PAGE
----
First, just what is matzo meal? Matzo meal is made by grinding matzo, a traditional Jewish unleavened bread that's also known as matzah or matzoh. Matzo bread is made by mixing flour and water, rolling it out thin, then baking it in an extremely hot oven. It can be soft and pliable, or cracker crisp. It is the crisp version that is used to make matzo meal. Prepared matzo meal comes in several types from course to finethe most finely ground variety is known as matzo cake meal.
There's more to do with this versatile ingredient than just make matzo ball soup, though that is its most common use. Matzo meal, which is kosher for Passover if handled by kosher standards, often replaces flour in chametz-free recipes. We've used it to lighten the texture of baked goods (like the Passover Chocolate-Walnut Cake with Orange shown here and our Flourless Apple-Pecan Torte), fill outvegetable fritters, and as breading forchicken or fish. In fact, matzo meal can be used as a breadcrumb substitute. Like all breadcrumbs, matzo meal acts as a binder, and thus can also be added to casseroles, potato pancakes, and more. You can substitute matzo meal in almost any recipe that calls for breadcrumbs. You can also use it for a sweet pie crust.
If matzo meal is not available in your local grocery store or you don't want to purchase a separate box, it's easy to make matzo meal. Basically, you are crushing packaged matzo to your desired consistency.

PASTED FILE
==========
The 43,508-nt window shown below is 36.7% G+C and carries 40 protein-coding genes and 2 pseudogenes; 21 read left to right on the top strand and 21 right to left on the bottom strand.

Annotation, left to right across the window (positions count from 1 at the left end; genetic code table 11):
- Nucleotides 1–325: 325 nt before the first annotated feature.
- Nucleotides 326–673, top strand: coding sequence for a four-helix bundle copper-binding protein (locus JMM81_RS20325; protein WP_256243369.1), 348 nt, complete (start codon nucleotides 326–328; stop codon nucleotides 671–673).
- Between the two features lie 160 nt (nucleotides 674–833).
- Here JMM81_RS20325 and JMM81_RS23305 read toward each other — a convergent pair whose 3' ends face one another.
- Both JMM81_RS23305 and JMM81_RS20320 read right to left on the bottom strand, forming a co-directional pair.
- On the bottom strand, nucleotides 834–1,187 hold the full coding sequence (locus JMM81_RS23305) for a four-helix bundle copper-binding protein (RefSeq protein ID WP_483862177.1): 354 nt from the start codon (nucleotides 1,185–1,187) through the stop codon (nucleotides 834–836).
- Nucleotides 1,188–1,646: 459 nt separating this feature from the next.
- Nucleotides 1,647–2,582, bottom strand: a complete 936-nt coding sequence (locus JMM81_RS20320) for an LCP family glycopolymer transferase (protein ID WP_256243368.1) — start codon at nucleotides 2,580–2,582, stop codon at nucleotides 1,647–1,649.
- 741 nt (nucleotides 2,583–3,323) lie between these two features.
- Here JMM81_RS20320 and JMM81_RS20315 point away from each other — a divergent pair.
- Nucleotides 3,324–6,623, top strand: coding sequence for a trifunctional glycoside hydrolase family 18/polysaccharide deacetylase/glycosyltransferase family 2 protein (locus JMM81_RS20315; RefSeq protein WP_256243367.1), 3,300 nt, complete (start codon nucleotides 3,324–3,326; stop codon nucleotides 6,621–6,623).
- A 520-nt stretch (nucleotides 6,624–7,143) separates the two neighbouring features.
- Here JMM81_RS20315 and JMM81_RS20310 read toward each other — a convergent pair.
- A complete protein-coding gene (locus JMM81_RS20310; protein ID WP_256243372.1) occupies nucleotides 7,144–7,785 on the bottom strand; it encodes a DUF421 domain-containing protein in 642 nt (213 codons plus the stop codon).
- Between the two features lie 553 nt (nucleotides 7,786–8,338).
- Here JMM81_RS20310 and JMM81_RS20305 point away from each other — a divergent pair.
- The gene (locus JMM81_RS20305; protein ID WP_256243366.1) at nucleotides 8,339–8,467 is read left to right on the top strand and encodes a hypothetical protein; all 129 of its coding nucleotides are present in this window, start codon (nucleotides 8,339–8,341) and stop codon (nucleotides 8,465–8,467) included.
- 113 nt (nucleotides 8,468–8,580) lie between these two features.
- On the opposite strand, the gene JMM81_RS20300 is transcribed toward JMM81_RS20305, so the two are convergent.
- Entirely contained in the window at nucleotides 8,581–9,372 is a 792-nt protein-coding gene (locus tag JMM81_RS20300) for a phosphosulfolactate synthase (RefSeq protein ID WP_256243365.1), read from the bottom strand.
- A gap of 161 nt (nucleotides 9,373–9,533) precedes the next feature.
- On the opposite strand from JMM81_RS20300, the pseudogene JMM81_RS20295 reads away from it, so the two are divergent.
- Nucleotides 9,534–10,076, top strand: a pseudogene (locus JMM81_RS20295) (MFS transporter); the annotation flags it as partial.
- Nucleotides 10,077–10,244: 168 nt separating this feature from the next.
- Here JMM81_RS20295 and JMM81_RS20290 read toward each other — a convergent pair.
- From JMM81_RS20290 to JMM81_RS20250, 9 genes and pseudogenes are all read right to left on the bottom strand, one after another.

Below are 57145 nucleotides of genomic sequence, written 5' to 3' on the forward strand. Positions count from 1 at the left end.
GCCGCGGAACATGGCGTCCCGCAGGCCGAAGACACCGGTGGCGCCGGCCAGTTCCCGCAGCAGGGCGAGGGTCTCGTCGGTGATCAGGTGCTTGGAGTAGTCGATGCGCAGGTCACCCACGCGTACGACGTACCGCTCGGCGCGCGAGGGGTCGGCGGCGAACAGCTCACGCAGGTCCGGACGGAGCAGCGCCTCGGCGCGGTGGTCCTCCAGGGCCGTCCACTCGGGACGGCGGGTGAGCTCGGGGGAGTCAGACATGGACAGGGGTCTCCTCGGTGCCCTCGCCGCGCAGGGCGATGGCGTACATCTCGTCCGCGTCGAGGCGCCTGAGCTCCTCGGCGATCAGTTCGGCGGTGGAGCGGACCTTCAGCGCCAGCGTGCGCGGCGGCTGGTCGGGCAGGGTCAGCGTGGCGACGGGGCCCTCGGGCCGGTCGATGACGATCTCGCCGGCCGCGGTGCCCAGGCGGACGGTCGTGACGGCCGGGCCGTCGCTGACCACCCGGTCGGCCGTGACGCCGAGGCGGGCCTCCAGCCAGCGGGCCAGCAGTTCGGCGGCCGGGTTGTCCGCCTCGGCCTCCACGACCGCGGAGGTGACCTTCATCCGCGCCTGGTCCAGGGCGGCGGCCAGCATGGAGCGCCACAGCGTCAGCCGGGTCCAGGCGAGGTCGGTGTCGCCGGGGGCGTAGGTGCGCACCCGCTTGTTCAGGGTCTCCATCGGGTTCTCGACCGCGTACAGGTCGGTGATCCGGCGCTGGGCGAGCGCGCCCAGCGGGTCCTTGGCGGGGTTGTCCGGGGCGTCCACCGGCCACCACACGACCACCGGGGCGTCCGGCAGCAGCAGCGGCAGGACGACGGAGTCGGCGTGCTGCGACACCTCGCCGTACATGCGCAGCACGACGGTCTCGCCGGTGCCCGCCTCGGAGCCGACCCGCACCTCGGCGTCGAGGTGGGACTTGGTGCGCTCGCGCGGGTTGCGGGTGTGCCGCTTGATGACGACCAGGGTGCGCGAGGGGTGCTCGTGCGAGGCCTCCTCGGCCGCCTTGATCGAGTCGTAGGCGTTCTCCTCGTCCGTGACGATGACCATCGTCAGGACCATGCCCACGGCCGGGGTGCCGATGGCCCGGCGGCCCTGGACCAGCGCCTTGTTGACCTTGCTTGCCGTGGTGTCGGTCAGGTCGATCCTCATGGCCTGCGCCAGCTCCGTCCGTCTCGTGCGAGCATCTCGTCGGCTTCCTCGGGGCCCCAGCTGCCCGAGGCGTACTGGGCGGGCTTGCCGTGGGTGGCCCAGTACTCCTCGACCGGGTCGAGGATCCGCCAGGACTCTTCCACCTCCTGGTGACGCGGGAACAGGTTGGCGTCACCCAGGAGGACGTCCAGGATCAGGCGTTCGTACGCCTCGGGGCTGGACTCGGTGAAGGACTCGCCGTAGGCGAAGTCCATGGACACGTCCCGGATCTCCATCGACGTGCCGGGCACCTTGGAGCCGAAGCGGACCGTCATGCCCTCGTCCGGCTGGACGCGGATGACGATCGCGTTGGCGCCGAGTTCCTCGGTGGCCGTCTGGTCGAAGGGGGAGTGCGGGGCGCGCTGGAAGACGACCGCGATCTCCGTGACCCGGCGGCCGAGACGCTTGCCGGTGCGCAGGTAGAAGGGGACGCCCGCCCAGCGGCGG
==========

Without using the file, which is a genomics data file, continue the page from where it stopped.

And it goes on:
Here's how to get in on the matzo-meal magic: You'll need a food processor to grind the matzo. Start by using your hands to break the matzo sheets into one- to two-inch pieces, then add them to the food processor and gently pulse until your desired consistency is reached. Larger crumbles might work well sprinkled over agratin, but you'll want it fine and uniformly ground if you'll be baking with matzo meal.
Sinkers or floaters? That was the question always asked of Grandma Minnies kneidels [matzah balls] at the first seder for Passover. Would her always delicious matzah balls sink to the bottom of her wonderfully rich chicken soup, or would they float delicately over the surface. The answer to the question was never certain; some years they sank with a slightly chewy texture and other years they floated with a melt-in-your-mouth lightness. What causes the difference? It comes from the ratio of eggs to matzah meal and the amount of air whipped into the eggs. Too much oil added to the mix will make them sink, as will removing the cover while they cook.
Weve also got more varieties, like these matzah balls with fresh herbs and spices, healthy matzah balls with no fat or cholesterol, potato matzah balls, ones that are especially light and fluffy, and yet another approach thats sure to please your taste buds.Reprinted with permission from Jewish Family & Life!
Beat the egg whites until stiff and set aside. Beat the egg yolks, salt, parsley, onion, oil, pepper, and soup mix until creamy. Fold the egg whites into the egg mixture. Gradually fold in the matzah meal. Cover and chill for 1-1/2 hours.Get in Touch with Mechanic